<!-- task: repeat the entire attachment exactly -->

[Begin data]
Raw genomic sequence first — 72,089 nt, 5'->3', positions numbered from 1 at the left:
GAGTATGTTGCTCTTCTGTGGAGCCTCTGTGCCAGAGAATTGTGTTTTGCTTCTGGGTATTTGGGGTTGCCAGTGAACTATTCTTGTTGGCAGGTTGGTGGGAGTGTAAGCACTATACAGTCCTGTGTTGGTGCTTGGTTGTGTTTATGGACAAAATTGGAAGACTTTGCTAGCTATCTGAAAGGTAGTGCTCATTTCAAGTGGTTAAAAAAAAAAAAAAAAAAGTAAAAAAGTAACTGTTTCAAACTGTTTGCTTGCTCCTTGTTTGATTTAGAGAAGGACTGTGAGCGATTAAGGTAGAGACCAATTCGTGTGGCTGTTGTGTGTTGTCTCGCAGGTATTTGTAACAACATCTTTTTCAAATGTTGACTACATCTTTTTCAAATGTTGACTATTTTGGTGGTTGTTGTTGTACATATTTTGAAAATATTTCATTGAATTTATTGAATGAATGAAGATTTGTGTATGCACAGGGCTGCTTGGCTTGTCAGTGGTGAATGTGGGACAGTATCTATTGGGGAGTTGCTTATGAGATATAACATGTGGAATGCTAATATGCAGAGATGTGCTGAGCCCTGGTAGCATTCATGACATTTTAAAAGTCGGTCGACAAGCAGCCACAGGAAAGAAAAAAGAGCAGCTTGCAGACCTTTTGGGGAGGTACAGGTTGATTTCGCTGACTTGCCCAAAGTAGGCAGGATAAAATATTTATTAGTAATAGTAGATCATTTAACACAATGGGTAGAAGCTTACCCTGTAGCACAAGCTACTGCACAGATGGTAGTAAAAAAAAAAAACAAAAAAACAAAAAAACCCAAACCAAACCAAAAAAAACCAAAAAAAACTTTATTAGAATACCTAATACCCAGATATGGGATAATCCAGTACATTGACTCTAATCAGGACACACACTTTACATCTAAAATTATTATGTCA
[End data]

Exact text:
Raw genomic sequence first — 72,089 nt, 5'->3', positions numbered from 1 at the left:
GAGTATGTTGCTCTTCTGTGGAGCCTCTGTGCCAGAGAATTGTGTTTTGCTTCTGGGTATTTGGGGTTGCCAGTGAACTATTCTTGTTGGCAGGTTGGTGGGAGTGTAAGCACTATACAGTCCTGTGTTGGTGCTTGGTTGTGTTTATGGACAAAATTGGAAGACTTTGCTAGCTATCTGAAAGGTAGTGCTCATTTCAAGTGGTTAAAAAAAAAAAAAAAAAAGTAAAAAAGTAACTGTTTCAAACTGTTTGCTTGCTCCTTGTTTGATTTAGAGAAGGACTGTGAGCGATTAAGGTAGAGACCAATTCGTGTGGCTGTTGTGTGTTGTCTCGCAGGTATTTGTAACAACATCTTTTTCAAATGTTGACTACATCTTTTTCAAATGTTGACTATTTTGGTGGTTGTTGTTGTACATATTTTGAAAATATTTCATTGAATTTATTGAATGAATGAAGATTTGTGTATGCACAGGGCTGCTTGGCTTGTCAGTGGTGAATGTGGGACAGTATCTATTGGGGAGTTGCTTATGAGATATAACATGTGGAATGCTAATATGCAGAGATGTGCTGAGCCCTGGTAGCATTCATGACATTTTAAAAGTCGGTCGACAAGCAGCCACAGGAAAGAAAAAAGAGCAGCTTGCAGACCTTTTGGGGAGGTACAGGTTGATTTCGCTGACTTGCCCAAAGTAGGCAGGATAAAATATTTATTAGTAATAGTAGATCATTTAACACAATGGGTAGAAGCTTACCCTGTAGCACAAGCTACTGCACAGATGGTAGTAAAAAAAAAAAACAAAAAAACAAAAAAACCCAAACCAAACCAAAAAAAACCAAAAAAAACTTTATTAGAATACCTAATACCCAGATATGGGATAATCCAGTACATTGACTCTAATCAGGACACACACTTTACATCTAAAATTATTATGTCA